We’re featuring “Slice of Life” conversations with Autistics of all ages — kids through adults — throughout April’s Autism Acceptance Month
Our goal is to help TPGA readers understand that autistic people are people who have interesting, complicated lives and who are as diverse and varied as any other population united by a label.
are the people in each other’s neighborhoods, and the more we know
about each other — the more visible autistic people and children are —
the more common autism acceptance will be. That is our hope.
Emma‘s mom Ariane Zurcher writes, “Emma was unable to answer most of these questions. Of the few she did answer verbally or by typing, I have put in quotation marks. For the others I found a combination of photographs and audio to accompany the questions. I answered a couple of the questions with my own thoughts, which are not meant to “speak” for Emma. Combined I hope this collage gives a small sample of Emma.”
What is your name?
“My name is Emma.”
How old are you?
“I am ten.”
Do you have a website?
Ariane writes: Intended to replace the mass email updates Ariane felt obliged to periodically send to her family and friends, she began Emma’s Hope Book: www.emmashopebook.com. Since then it has grown and is read by people from all over the world. Ariane also blogs for the Huffington Post on autism and Emma: www.huffingtonpost.com/ariane-zurcher.
What would you like a one-sentence description of yourself to say?
Ariane writes: These photos are all of Emma and span from age one to ten years old.
Do you have any autistic superpowers? What are they?
Ariane writes: Not “super powers,” per se, but talent and a love of performing. This is Emma singing Que Sera Sera with our friend Alycea Ench:
What are some situations that make you happy?
Ariane writes: Emma typed the answer to this question. She wrote,
“The things that make me happy are the same.”
When I asked her to tell me more, she typed,
“Emma loves to dance. Emma loves music.”
What are some situations that make you sad or anxious?
Ariane writes: The note that went with this self-portrait was:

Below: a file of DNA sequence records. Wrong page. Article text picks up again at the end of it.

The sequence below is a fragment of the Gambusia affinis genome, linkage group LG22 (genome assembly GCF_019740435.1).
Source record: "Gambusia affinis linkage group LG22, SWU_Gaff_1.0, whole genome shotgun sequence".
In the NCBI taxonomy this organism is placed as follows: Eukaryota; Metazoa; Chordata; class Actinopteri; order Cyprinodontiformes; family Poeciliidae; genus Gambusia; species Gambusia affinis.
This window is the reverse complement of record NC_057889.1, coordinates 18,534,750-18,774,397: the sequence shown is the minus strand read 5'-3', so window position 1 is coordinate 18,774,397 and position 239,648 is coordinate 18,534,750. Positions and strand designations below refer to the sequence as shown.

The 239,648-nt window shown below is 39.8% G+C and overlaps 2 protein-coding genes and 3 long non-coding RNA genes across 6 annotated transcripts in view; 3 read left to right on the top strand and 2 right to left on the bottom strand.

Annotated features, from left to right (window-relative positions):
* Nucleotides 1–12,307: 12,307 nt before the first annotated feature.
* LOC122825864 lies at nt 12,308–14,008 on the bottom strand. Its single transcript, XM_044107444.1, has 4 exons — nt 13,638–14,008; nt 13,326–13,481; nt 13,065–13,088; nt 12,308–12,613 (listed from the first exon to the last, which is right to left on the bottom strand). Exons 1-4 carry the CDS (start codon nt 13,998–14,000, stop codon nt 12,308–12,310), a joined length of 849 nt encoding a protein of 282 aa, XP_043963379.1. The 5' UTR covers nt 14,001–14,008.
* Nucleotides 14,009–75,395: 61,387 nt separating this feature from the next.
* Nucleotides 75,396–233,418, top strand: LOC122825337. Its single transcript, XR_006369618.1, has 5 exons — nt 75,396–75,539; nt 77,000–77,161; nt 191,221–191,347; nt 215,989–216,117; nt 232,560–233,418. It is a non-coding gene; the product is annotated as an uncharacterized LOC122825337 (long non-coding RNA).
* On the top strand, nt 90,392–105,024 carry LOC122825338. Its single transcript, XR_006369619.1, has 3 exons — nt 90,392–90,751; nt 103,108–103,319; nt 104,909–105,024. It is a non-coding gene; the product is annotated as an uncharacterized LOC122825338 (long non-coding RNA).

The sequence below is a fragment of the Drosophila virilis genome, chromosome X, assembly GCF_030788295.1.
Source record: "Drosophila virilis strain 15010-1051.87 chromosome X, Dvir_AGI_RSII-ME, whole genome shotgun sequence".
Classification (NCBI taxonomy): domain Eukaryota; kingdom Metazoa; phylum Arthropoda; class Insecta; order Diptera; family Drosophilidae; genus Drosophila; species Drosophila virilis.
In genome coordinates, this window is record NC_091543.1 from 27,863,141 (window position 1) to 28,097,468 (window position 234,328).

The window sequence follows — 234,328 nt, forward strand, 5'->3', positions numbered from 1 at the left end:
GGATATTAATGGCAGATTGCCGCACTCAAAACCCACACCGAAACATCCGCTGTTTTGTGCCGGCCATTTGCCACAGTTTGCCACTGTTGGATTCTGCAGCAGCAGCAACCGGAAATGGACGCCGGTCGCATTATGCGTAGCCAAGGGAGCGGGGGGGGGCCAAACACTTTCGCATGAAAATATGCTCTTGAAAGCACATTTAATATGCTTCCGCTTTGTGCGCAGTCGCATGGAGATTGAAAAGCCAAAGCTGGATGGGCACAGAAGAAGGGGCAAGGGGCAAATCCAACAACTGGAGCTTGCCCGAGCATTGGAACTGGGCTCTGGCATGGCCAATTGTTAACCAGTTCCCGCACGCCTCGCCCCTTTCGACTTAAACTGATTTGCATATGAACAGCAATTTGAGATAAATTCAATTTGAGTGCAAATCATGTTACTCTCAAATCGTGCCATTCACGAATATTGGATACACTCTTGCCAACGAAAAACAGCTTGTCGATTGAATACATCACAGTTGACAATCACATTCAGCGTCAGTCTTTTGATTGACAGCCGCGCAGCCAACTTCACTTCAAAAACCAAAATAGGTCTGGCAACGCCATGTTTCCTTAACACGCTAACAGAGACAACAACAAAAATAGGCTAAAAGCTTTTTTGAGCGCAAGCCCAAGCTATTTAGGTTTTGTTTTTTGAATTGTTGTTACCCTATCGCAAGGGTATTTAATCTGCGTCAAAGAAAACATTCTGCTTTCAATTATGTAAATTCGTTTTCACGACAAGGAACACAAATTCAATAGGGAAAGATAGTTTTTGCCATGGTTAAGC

“Emma is sad. They want to turn it on. Mommy, I need help turning on Hubble Imax theatre.”
Are there specific topics you find particularly compelling?
Ariane writes: This is Emma’s work in progress – her beloved string.
What are your preferred ways to be social?
Ariane writes: Emma loves a party. She loves being among friends and while she isn’t able to engage with others easily, she will do a “performance” given the opportunity to do so. A performance involves singing and dancing to her favorite songs.
What traits do you prize in a friend or companion?
Are there parts of your life you wish were easier?
Ariane writes: I will interject here, because Emma couldn’t answer these questions. I do not speak for Emma, so please know that these are my perceptions and not hers, but I think Emma would wish she didn’t feel such extreme pain when the air pressure changed. There are certain sounds that she finds almost impossible to tolerate, such as when the cuisinart is turned on. She typed, “I don’t like on, I like pulse, it doesn’t hurt.” She has had GI issues for the entire ten years of her life, which I think she would prefer she didn’t have.
And again, I’m guessing, but I think she would like to be able to articulate her feelings, thoughts and opinions better and more easily.
What’s the next big goal you have for yourself?
Ariane writes: Emma told me last week that — “Go sleep over at Susan and cousin Peter’s house.” Since this is not something I can easily orchestrate, this falls under the “next big goal” heading. In addition my big goal for Emma is to continue helping her with reading comprehension and to work on her writing and typing, I have no idea if these are goals Emma shares, however. A year ago Emma could not form all the letters to the alphabet, so she is doing magnificently well.
What does bliss feel like to you?
Ariane writes: This is a series of photographs of Emma dancing to Maroon 5’s song Moves Like Jagger featuring Christina Aguilera.
The turquoise thing in Emma’s hand is her string. It is a work in progress. This morning she covered it in red duct tape. See photographs above.
“I’ve got the moves like Jagger…” and she did.
This is bliss. In its purest form.